ABRAHAM JOHN Vs. KABALA STATE
HIGH COURT OF KERALA
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(1.) The petitioner was charged under S.467, 472, 420 and 477A of the Penal Code and was convicted under S.467 and 472 and sentenced to rigorous imprisonment for 3 years on each count, the sentences to run concurrently, by the Assistant Sessions Judge of Irinjalakuda. On the other two counts he was acquitted. On appeal the Sessions Judge of Trichur confirmed the convictions, but reduced the sentences to rigorous imprisonment for 2 years on each count, the sentences to run concurrently. The criminal revision petition is directed against that conviction and sentence by the Sessions Judge; and the case has been placed before a Division Bench by a learned Judge of this Court, as our learned brother thought that the case involved some important questions of law.
(2.) The petitioner took the Cee Gee Picture Palace at Pudukkad on lease from Pw. 11. The tickets to be sold at the theatre were to be stamped with the seal of the Pudukkad Panchayat before use in the theatre. The practice was that the petitioner obtained the tickets stamped with the seal of the Panchayat and then sold them at the theatre and thereafter submitted returns regarding the sale of the stamped tickets, on the basis of which the Panchayat assessed the petitioner for entertainments tax under the Kerala Local Authorities Entertainments Tax Act, 1961. The charge was that the petitioner used two counterfeit seals (M. Os. 1 and 2) made by him, stamped the printed tickets and sold them. The two questions of law raised before us by the counsel of the petitioner are that the printed tickets impressed with the forged seal thereon sold at the theatre do not come within 'valuable security' as defined in S.30 of the Penal Code; and that the search and recovery of M. Os. 1 and 2 and the sealed tickets were not legally conducted, because the search was not proper. On the second question, it is also urged that the trunk (box) from which M. Os. 1 and 2 were recovered was not proved to belong to the petitioner.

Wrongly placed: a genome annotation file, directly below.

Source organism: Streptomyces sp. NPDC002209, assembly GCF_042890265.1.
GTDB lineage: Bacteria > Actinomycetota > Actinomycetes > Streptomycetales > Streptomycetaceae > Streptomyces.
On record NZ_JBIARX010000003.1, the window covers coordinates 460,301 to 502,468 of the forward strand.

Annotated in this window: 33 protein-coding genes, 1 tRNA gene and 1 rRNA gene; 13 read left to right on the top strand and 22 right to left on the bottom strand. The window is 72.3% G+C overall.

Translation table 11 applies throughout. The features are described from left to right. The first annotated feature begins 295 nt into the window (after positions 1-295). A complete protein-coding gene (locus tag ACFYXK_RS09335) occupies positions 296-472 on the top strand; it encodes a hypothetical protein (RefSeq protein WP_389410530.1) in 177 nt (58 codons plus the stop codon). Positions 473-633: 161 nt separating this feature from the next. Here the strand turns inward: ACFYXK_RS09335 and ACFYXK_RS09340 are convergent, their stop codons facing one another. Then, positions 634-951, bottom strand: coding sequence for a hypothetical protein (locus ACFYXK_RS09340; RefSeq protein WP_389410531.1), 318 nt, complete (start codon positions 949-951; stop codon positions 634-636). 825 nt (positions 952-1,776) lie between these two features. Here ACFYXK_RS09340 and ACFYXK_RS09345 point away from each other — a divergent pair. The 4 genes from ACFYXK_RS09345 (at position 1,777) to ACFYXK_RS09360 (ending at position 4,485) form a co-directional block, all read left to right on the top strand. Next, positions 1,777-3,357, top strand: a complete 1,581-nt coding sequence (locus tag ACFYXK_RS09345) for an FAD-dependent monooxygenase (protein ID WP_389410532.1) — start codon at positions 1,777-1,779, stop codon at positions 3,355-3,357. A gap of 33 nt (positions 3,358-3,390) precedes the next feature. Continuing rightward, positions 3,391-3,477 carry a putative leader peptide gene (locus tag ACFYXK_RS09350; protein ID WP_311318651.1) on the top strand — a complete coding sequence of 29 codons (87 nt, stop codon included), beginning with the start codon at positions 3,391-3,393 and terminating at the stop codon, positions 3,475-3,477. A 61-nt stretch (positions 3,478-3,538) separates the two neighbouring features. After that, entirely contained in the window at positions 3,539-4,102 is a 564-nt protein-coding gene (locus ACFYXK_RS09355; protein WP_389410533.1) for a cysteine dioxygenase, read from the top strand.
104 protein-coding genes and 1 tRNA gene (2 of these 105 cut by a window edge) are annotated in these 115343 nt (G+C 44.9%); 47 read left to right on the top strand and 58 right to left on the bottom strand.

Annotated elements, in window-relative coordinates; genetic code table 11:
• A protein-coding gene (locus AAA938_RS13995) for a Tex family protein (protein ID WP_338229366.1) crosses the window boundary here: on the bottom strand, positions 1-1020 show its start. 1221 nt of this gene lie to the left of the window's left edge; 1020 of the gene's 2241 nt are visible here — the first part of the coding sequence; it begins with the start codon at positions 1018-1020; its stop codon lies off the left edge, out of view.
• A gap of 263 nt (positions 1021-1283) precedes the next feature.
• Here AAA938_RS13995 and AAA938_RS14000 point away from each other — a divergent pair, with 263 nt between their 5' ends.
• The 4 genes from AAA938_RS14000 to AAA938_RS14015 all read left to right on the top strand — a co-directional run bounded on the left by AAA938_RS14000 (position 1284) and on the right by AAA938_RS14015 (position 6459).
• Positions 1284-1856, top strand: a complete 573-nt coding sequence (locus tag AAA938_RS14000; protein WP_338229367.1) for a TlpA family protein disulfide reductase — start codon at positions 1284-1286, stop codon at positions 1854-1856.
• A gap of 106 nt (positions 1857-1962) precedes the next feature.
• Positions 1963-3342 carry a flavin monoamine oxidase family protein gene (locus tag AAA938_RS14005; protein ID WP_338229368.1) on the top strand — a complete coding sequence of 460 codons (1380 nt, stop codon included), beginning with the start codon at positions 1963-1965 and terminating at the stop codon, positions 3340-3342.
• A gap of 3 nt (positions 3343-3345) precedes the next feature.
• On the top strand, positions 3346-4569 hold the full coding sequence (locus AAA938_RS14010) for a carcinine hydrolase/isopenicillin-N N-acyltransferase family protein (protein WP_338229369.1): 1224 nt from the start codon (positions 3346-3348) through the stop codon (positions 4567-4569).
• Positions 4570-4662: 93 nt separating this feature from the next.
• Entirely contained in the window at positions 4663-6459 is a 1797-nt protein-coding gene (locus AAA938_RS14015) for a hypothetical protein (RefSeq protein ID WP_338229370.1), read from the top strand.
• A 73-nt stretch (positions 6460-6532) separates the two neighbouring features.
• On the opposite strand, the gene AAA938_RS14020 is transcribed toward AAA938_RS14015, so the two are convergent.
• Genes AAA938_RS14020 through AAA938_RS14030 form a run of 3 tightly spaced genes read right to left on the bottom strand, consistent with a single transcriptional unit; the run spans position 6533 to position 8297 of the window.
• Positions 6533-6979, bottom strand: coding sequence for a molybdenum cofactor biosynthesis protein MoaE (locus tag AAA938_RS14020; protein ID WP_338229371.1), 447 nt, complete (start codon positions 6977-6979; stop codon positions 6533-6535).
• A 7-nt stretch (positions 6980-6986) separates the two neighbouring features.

(3.) S.30 of the Penal Code defines 'valuable security' as any document which is, or purports to be, a document whereby any legal right is created, extended, transferred, restricted, extinguished or released, or whereby any person acknowledges that he lies under legal liability or has not a certain legal right. S.5(1)(a) of the Kerala Local Authorities Entertainments Tax Act, 1961 provides that save in the cases referred to in S.4, no person shall be admitted for payment to any entertainment where the payment is subject to entertainments tax, except with a ticket stamped with an impressed, embossed, engraved or adhesive stamp issued by the local authority indicating the proper tax for such ticket. Under S.3 of the Act any local authority is authorised to levy entertainments tax at a rate not less than ten per cent and not more than twenty five per cent on each payment for admission to any entertainment. S.4 then provides that on the application of the proprietor of any entertainment the local authority may compound the tax payable in respect of such entertainment for a consolidated payment. In the case before us, such compounding under S.4 was not done; and the tax was collected, as already indicated, on the number of sealed tickets sold at the theatre as disclosed by the returns submitted by the proprietor of the entertainment, the petitioner. What happened in this case, as found concurrently by both the lower courts, was that the petitioner used counterfeit seals (M. Os. 1 and 2) and stamped the tickets printed by him and issued them at the theatre; and that these tickets with the forged seals on them were not included in the returns submitted by the petitioner. As pointed out already, under S.5(1)(a) of the Entertainments Tax Act, no proprietor of an entertainment shall issue a ticket not stamped with an impressed, embossed, etc. seal of the local authority; and a ticket stamped with an impressed, embossed, etc. seal of the local authority sold at the entertainment entitles the purchaser thereof to enter the theatre and witness the entertainment. By the sale of such a ticket, the proprietor of the entertainment collects a price inclusive of the entertainments tax. Therefore, there is no doubt that the ticket sold by the petitioner comes within the definition of 'valuable security' as contemplated by S.30 of the Penal Code. By the seal a legal right is created in the petitioner to collect a price for the ticket inclusive of the entertainments tax; and the purchaser of the ticket also gets a right to enter the theatre and witness the entertainment. The tickets are thus 'valuable security'; and this argument has to be rejected.;
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